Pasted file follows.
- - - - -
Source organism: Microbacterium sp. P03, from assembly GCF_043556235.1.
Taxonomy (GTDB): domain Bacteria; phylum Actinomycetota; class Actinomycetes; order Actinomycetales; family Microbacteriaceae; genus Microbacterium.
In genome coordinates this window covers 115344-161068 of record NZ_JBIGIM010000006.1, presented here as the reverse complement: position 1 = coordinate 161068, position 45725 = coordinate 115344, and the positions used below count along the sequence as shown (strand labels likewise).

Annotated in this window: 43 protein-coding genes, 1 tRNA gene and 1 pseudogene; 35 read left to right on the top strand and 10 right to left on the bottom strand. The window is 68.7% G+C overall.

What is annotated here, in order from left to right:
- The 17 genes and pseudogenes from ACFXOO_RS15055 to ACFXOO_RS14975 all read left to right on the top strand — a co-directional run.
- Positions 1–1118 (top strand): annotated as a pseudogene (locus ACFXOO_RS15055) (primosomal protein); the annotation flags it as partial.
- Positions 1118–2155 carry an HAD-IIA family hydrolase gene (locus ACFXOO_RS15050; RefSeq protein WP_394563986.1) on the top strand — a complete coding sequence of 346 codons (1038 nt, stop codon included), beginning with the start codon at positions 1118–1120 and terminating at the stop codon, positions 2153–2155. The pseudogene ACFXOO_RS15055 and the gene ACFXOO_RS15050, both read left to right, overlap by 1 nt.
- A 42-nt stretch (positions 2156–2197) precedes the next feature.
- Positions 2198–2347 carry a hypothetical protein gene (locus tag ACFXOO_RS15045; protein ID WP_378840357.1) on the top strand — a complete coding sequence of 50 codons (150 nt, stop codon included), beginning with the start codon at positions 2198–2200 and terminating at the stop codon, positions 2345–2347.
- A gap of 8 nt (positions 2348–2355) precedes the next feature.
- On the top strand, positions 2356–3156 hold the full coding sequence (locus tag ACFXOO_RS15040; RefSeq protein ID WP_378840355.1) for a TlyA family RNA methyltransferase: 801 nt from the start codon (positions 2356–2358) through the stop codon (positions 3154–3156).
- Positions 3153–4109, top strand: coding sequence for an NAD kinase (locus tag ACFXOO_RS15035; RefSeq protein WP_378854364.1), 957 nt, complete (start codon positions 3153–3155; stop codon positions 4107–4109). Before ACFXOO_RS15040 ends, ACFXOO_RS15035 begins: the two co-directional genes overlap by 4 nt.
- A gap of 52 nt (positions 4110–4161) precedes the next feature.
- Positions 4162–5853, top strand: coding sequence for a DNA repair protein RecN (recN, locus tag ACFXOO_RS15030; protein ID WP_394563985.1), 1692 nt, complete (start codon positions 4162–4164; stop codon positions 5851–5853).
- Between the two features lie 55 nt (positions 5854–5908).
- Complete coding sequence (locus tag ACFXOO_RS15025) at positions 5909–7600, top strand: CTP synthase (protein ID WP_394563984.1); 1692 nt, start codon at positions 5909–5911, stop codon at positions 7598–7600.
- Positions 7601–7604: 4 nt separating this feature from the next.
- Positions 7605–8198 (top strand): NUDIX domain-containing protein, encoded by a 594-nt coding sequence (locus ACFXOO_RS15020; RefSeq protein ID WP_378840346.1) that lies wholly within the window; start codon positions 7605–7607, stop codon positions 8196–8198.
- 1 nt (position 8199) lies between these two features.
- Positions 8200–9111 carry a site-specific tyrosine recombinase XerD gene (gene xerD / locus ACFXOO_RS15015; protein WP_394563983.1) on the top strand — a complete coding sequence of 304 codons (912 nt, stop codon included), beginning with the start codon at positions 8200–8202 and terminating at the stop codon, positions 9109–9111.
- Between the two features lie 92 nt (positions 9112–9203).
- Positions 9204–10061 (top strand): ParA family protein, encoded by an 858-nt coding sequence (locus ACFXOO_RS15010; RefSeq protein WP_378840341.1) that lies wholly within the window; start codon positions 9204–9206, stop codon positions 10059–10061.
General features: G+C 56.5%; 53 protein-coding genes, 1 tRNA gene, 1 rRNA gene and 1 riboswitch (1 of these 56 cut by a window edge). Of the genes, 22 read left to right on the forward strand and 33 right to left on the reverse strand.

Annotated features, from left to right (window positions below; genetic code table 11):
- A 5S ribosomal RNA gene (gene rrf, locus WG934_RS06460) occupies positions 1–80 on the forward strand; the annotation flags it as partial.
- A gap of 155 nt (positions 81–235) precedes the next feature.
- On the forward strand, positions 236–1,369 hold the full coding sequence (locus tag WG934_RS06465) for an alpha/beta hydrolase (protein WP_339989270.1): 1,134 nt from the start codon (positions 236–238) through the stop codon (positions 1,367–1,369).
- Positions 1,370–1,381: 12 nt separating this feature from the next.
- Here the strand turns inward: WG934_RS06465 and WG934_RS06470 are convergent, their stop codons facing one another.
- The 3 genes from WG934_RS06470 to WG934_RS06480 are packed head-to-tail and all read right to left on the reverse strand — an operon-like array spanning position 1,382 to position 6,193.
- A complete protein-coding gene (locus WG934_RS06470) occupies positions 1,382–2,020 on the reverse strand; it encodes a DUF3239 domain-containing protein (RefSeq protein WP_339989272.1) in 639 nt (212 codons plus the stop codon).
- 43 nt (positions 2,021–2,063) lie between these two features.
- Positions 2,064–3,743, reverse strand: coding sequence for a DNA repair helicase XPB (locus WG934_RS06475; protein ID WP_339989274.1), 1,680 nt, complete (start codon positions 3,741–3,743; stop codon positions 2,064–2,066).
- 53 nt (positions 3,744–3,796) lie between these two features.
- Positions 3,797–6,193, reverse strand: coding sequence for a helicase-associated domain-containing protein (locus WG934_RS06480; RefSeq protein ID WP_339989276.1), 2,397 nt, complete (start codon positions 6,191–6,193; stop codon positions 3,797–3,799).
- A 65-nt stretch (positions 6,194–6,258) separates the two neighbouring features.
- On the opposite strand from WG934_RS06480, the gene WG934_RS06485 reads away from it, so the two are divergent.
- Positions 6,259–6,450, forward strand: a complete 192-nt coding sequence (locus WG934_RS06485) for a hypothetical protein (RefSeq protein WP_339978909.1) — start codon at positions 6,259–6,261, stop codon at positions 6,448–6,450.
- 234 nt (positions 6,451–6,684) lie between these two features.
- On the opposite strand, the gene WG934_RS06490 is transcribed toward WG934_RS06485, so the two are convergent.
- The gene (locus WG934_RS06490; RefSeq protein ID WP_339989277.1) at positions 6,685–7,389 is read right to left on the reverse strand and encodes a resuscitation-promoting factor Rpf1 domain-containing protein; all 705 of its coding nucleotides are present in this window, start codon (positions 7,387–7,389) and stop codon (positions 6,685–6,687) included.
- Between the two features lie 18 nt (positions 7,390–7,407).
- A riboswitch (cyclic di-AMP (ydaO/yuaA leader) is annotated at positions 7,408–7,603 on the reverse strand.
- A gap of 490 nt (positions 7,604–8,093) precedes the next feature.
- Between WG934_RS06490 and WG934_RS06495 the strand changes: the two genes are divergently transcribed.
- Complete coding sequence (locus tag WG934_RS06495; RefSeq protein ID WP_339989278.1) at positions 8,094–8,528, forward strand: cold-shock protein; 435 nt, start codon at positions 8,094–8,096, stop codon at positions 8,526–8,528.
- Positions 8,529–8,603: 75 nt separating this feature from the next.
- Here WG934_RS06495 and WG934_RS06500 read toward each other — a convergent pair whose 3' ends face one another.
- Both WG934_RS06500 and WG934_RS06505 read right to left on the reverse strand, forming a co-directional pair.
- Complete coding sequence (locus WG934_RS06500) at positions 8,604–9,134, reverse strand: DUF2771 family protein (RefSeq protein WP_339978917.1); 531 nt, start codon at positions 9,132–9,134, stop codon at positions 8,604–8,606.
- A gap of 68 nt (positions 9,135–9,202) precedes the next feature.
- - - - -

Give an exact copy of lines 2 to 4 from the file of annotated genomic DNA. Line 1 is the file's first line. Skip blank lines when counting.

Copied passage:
Taxonomy (GTDB): domain Bacteria; phylum Actinomycetota; class Actinomycetes; order Actinomycetales; family Microbacteriaceae; genus Microbacterium.
In genome coordinates this window covers 115344-161068 of record NZ_JBIGIM010000006.1, presented here as the reverse complement: position 1 = coordinate 161068, position 45725 = coordinate 115344, and the positions used below count along the sequence as shown (strand labels likewise).

Annotated in this window: 43 protein-coding genes, 1 tRNA gene and 1 pseudogene; 35 read left to right on the top strand and 10 right to left on the bottom strand. The window is 68.7% G+C overall.